Thursday’s CBS Evening News led with the severe weather threatening those in the Midwest, but in addition to looking at the storm track and damage thus far, the storms were hyped as a consequence of global warming. Anchor Scott Pelley ruled in an opening tease that “[t]ornadoes in Texas” struck “on the same day that a new study blames climate change for a surge in severe storms and wildfires.”
Conservative filmmaker Phelim McAleer has a new film challenging Josh Fox and his claims about hydraulic fracturing. McAleer’s GasHoax will be released on October 1, the same day as Fox’s latest short film, GasWork, will be aired on MSNBC.
The head-to-head match up is intentional. McAleer said GasWork is “a zero credibility film because it comes from filmmaker Josh Fox who has a history of health hoaxes regarding fracking.” He has criticized Fox for his past claims about flammable water and breast cancer links, calling them “nonsense.”
In the wake of the ongoing controversy surrounding Volkswagen’s diesel car emissions controversy, MSNBC reporter Tony Dokoupil wildly proclaimed that Republican politicians were cheering on the German car maker for deceiving the Environmental Protection Agency. Dokoupil appeared on All In with Chris Hayes Tuesday night and insisted that “[i]f you’re a Republican, if you think the EPA goes too far on stuff like this, this is almost like a heroic act by Volkswagen.”
Last week, you may recall, an EPA bureaucrat fouled the Animas River in Colorado by accidentally unleashing a torrent of polluted water from an abandoned mine. Fast forward to today and the Obama/McCarthy EPA's announcement of a new rule intended to tighten methane emissions from oil and natural gas exploration. MSNBC host the Rev. Al Sharpton brought on EPA administrator Gina McCarthy to discuss the new regulation.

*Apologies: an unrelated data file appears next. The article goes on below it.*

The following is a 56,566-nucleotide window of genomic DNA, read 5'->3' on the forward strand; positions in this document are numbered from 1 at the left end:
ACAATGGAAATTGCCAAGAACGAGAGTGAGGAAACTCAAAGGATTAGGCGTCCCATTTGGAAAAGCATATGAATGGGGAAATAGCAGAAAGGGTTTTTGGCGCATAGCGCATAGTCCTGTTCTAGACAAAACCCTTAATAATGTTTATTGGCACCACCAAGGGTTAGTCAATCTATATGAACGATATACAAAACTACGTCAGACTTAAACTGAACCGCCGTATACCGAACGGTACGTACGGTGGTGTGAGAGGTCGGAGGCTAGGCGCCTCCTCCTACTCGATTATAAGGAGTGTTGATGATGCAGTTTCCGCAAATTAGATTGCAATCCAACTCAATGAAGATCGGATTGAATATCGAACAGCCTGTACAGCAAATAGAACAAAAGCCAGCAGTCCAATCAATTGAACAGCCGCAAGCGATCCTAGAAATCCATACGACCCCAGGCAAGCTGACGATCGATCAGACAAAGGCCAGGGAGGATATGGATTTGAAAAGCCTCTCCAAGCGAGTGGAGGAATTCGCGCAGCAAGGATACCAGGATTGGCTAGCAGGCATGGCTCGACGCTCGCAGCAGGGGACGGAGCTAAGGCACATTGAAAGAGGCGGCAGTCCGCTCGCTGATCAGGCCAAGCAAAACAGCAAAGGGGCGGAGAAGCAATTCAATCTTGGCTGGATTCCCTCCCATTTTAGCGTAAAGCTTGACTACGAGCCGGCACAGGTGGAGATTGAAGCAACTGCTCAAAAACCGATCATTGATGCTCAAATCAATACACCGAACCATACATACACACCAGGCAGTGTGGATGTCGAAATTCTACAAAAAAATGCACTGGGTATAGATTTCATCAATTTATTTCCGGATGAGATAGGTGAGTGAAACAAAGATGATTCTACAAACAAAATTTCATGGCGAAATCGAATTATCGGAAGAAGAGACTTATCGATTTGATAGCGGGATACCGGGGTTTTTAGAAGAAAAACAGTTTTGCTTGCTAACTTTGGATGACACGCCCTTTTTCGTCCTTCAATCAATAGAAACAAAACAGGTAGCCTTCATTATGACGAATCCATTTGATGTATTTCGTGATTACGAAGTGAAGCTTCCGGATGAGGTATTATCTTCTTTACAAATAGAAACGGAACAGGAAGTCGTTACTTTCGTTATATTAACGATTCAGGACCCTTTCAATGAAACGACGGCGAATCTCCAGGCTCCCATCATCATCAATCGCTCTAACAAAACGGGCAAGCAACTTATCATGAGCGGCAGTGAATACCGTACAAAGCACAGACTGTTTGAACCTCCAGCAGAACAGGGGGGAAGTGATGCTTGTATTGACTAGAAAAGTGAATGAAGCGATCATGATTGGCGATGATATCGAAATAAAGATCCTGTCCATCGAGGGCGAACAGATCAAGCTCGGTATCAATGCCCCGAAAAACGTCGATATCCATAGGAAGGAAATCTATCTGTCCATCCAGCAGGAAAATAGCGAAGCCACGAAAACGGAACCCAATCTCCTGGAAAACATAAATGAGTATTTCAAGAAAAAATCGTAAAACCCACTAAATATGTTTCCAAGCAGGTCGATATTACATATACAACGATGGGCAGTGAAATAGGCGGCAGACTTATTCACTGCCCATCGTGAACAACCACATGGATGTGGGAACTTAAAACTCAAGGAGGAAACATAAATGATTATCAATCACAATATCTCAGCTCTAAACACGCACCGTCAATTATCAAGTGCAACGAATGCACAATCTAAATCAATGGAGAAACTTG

As it was virtually impossible to ignore the Animas River contamination, Sharpton sought to quickly dispatch the issue before getting to friendlier territory.
While filling in for Thomas Robers on MSNBC Live, Frances Rivera brought on Dan Olson from the San Juan Citizens Alliance to defend the EPA and cast all the blame on local mines in the region.
On MSNBC Live with Thomas Roberts Monday afternoon, environmental reporter Tony Dokoupil described the Environmental Protection Agency causing three million gallons of toxic waste to spill into a Colorado river as “good intentions leading to a bad outcome.” He explained: “This mine has been leaking sludge for a long time and EPA was on the scene in hopes of cleaning it up.”
On Wednesday, the U.S. Environmental Protection Agency committed an act which would have likely become instant national news if a private entity had done the same thing.